The youngest and craziest of our three cats, Geno-- who once won a fight with a Kleenex box-- has been jumpy and grumpy lately: with school starting, we've been home less, and he's been transforming his unused playfulness into aggression against his (adopted) older brother and sister kitties.
What to do? Give Geno more attention each weekend, of course, and especially on Caturdays (and no, we didn't make Caturday up; far from it). Right now, though, Geno is nowhere to be found, and so I'll give attention, instead, to some cats in poems. What brings cats into poems? Why are there so many? Do they have anything in common? Why
A few years ago I remember hearing-- I believe that nothing came of it, alas-- of a literary anthology compiling nothing but serious poems about cats, from the earliest such poems (or the first in a Western language) to the present day. (I think that project may have turned into this more capacious one by John Hollander, which looks great-- I haven't read it yet-- or else into this one, compiled by Joyce Carol Oates, many of whose poems I have read, but whose stories I haven't).
Any cat anthology should include the medieval Irish poem on Pangur Ban, the scholar's cat whose pursuits-- so consistent, so toothsome at times, so fruitless at others-- resemble the scholars'. We could use Paul Muldoon's translation. It would include Gray's "Favorite Cat," of course, and the excerpt one always sees (often to the exclusion of the rest of the poem) from Christopher Smart's Jubilate Agno, the one about his cat Geoffrey.
We'd want (what Oates includes in her anthology) Marianne Moore's "Peter," and William Carlos Williams' "Poem" about the cat and the jam closet, and (what she omits) James Merrill's "Nine Lives," and James K. Baxter's syllabics about his tomcat, and Randall Jarrell's "Jerome," about a lion who is really a purring domesticable feline at heart, and Jarrell's late short poem about a basket of free kittens, at the very back of his Complete Poems, and a poem by the current Irish poet John Redmond, and more.
And we might want, too, a précis of the remarkable history of cat literature by Katharine Rogers, who explains that cats become important to everyday life in Europe in the Middle Ages, because they catch vermin, but don't become highly cherished as classy pets (in the way that hunting dogs do) until the late 18th century. Cats, she argues, are like women, and dogs are like men, in a surprisingly consistent way, in Western European letters from late medieval times to the present (Baxter would disagree, but he liked disagreeing: I'm largely convinced).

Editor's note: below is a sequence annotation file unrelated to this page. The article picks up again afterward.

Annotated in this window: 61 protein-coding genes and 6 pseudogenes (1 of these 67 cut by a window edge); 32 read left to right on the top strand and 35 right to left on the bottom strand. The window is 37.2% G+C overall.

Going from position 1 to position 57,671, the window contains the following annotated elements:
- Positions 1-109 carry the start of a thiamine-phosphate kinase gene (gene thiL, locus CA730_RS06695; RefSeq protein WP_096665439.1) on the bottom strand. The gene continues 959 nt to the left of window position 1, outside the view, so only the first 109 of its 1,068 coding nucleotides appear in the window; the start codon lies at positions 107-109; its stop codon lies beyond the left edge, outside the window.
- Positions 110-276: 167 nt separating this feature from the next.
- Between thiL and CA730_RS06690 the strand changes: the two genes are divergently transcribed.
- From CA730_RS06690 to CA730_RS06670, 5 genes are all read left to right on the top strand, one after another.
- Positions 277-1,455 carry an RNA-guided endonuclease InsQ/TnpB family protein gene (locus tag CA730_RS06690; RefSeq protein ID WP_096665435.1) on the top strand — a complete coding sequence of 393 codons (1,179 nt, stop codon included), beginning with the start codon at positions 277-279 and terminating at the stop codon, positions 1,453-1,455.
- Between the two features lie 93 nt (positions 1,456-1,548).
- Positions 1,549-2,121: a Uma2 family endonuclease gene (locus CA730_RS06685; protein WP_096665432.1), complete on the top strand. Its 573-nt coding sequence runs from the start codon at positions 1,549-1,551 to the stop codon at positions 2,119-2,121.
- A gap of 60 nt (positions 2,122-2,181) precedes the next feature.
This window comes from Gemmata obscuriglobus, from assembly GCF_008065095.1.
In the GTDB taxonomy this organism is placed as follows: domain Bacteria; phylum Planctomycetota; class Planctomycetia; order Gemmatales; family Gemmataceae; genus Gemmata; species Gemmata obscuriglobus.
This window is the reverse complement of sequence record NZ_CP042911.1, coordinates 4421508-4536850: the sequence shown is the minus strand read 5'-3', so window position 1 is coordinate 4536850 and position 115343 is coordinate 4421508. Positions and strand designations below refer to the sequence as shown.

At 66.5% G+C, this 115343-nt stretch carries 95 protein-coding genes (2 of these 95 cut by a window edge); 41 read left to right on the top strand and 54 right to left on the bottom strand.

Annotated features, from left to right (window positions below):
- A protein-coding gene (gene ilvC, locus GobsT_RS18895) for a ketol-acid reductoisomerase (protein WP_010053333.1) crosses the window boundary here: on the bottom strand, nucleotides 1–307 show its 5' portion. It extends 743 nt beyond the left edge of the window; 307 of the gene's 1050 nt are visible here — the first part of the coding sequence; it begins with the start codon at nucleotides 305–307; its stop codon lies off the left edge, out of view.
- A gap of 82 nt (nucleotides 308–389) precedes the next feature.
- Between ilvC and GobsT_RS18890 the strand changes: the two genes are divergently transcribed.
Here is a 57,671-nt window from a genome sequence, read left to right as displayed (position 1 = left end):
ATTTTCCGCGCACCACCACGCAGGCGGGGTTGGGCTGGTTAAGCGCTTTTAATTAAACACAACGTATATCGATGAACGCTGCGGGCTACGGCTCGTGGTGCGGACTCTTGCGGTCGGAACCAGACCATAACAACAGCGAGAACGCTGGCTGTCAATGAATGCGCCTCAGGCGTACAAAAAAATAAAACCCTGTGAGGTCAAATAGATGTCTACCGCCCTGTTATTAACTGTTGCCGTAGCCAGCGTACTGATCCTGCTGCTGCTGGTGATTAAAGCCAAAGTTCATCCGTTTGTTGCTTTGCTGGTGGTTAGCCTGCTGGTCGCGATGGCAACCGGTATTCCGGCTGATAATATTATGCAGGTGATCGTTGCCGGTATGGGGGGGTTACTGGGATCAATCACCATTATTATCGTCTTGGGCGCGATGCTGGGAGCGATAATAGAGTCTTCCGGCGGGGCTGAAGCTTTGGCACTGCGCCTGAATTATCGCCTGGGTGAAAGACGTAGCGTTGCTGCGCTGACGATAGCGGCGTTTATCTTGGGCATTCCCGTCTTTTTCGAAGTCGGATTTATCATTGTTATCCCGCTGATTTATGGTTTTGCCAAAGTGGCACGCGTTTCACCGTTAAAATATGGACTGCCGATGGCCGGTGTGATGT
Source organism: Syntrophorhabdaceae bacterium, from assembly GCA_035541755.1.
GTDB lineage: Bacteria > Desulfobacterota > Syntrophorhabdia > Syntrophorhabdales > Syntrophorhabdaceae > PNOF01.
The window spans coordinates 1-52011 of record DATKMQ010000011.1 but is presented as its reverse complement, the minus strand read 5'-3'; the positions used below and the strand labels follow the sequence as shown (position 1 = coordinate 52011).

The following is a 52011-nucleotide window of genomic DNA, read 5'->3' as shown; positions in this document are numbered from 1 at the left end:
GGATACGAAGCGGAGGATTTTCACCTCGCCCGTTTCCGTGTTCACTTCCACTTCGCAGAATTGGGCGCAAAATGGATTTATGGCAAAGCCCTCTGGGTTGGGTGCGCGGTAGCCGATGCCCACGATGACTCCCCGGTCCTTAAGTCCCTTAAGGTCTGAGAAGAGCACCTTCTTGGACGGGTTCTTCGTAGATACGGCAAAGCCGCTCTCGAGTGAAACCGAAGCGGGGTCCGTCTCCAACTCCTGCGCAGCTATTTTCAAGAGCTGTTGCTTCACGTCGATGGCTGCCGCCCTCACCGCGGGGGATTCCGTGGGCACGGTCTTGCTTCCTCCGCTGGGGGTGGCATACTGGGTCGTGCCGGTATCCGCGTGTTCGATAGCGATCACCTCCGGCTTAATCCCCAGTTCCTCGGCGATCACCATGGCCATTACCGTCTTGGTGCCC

Which leaves us, this Caturday, with the question: why? Is there anything that these poems about cats might have in common? And why do we go on caring, sometimes at great expense or with heartburn involved, for creatures who are sometimes superaffectionate, but at times seem only to want us for our ability to dispense treats, and who would rather claw us than purr while we hold them?
I'm not prepared to defend the claim at length, but here's a hypothesis: the heroes of existential novels, it used to be said, defined themselves by an acte gratuit (gratituitous act), undertaken for no reason, generally harmful to somebody or something, designed to prove their freedom. That's one reading of a novel some of us read in high school (either in English or in French).
You don't want to go around harming people for no reason just in order to prove your freedom. And you don't want to go around giving your love and affection, in great measure, to people who are up-and-down, don't-care-about-you-one-minute, love-you-the-next-types. (I don't, anyway. Some people do.) But what if we could demonstrate our freedom and our capacity for deep affection, at once, by bestowing that affection harmlessly, without fear of doing something morally wrong, on... an animal that can love you back, but might not, and in any case an animal (i.e. no dog) that does not recognize the foundation of ethics, the obligation to honor a promise?
Yes, I am arguing that our pet cats give us the chance to practice an acte gratuit of affection, rather than of aggression, and thereby to prove our freedom while stroking their fur. And if you are wondering what this general foray into animal history has to do with the history of poetry, check out that excerpt from Christopher Smart again: to love the random actions of the cat Geoffrey is not like loving any human being, but for Smart-- a very pious man (he was locked up because he couldn't stop praying)-- it is much like loving God's presence in this world.
On the other hand, look what Smart says about his cat: "For he will not do destruction, if he is well-fed, neither will he spit without provocation." Maybe Geoffrey and Geno are just different kinds of cats. Or maybe Geno just needs some more love.
Stephanie (also Steph; formerly Stephen) Burt is a poet, literary critic, and professor. In 2012, the New York Times called Burt “one of the most influential poetry critics of [her] generation.” Burt grew up around Washington, DC and earned a BA from Harvard and PhD from Yale. She has published four collections of poems: Advice...